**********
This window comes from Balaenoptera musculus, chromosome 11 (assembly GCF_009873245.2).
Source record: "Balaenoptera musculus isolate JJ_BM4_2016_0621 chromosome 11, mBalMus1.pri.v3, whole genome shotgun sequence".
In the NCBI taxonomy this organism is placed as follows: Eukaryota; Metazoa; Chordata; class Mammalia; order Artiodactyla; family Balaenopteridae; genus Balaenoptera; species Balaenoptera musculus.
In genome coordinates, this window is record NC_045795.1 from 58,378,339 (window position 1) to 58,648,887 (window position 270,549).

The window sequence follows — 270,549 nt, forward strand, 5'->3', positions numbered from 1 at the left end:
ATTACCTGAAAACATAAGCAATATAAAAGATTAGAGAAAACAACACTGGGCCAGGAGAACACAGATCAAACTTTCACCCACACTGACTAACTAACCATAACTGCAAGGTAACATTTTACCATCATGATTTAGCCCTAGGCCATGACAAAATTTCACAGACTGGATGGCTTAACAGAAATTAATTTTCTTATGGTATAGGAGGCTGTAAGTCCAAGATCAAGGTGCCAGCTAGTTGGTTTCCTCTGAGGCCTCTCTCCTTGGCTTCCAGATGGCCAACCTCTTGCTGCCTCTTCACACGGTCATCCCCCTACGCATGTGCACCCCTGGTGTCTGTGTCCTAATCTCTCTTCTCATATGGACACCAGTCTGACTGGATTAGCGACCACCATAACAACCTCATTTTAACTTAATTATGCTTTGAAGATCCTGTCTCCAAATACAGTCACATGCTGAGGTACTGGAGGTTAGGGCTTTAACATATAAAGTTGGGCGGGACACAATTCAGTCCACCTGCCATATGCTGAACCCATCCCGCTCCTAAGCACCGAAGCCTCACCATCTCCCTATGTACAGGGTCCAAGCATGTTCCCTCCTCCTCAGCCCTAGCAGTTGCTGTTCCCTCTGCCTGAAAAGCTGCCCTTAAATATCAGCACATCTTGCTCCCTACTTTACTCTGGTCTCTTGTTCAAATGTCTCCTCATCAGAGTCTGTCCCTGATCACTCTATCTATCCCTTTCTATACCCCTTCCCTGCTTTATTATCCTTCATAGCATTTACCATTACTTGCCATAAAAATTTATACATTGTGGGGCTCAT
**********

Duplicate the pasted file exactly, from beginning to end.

This window comes from Balaenoptera musculus, chromosome 11 (assembly GCF_009873245.2).
Source record: "Balaenoptera musculus isolate JJ_BM4_2016_0621 chromosome 11, mBalMus1.pri.v3, whole genome shotgun sequence".
In the NCBI taxonomy this organism is placed as follows: Eukaryota; Metazoa; Chordata; class Mammalia; order Artiodactyla; family Balaenopteridae; genus Balaenoptera; species Balaenoptera musculus.
In genome coordinates, this window is record NC_045795.1 from 58,378,339 (window position 1) to 58,648,887 (window position 270,549).

The window sequence follows — 270,549 nt, forward strand, 5'->3', positions numbered from 1 at the left end:
ATTACCTGAAAACATAAGCAATATAAAAGATTAGAGAAAACAACACTGGGCCAGGAGAACACAGATCAAACTTTCACCCACACTGACTAACTAACCATAACTGCAAGGTAACATTTTACCATCATGATTTAGCCCTAGGCCATGACAAAATTTCACAGACTGGATGGCTTAACAGAAATTAATTTTCTTATGGTATAGGAGGCTGTAAGTCCAAGATCAAGGTGCCAGCTAGTTGGTTTCCTCTGAGGCCTCTCTCCTTGGCTTCCAGATGGCCAACCTCTTGCTGCCTCTTCACACGGTCATCCCCCTACGCATGTGCACCCCTGGTGTCTGTGTCCTAATCTCTCTTCTCATATGGACACCAGTCTGACTGGATTAGCGACCACCATAACAACCTCATTTTAACTTAATTATGCTTTGAAGATCCTGTCTCCAAATACAGTCACATGCTGAGGTACTGGAGGTTAGGGCTTTAACATATAAAGTTGGGCGGGACACAATTCAGTCCACCTGCCATATGCTGAACCCATCCCGCTCCTAAGCACCGAAGCCTCACCATCTCCCTATGTACAGGGTCCAAGCATGTTCCCTCCTCCTCAGCCCTAGCAGTTGCTGTTCCCTCTGCCTGAAAAGCTGCCCTTAAATATCAGCACATCTTGCTCCCTACTTTACTCTGGTCTCTTGTTCAAATGTCTCCTCATCAGAGTCTGTCCCTGATCACTCTATCTATCCCTTTCTATACCCCTTCCCTGCTTTATTATCCTTCATAGCATTTACCATTACTTGCCATAAAAATTTATACATTGTGGGGCTCAT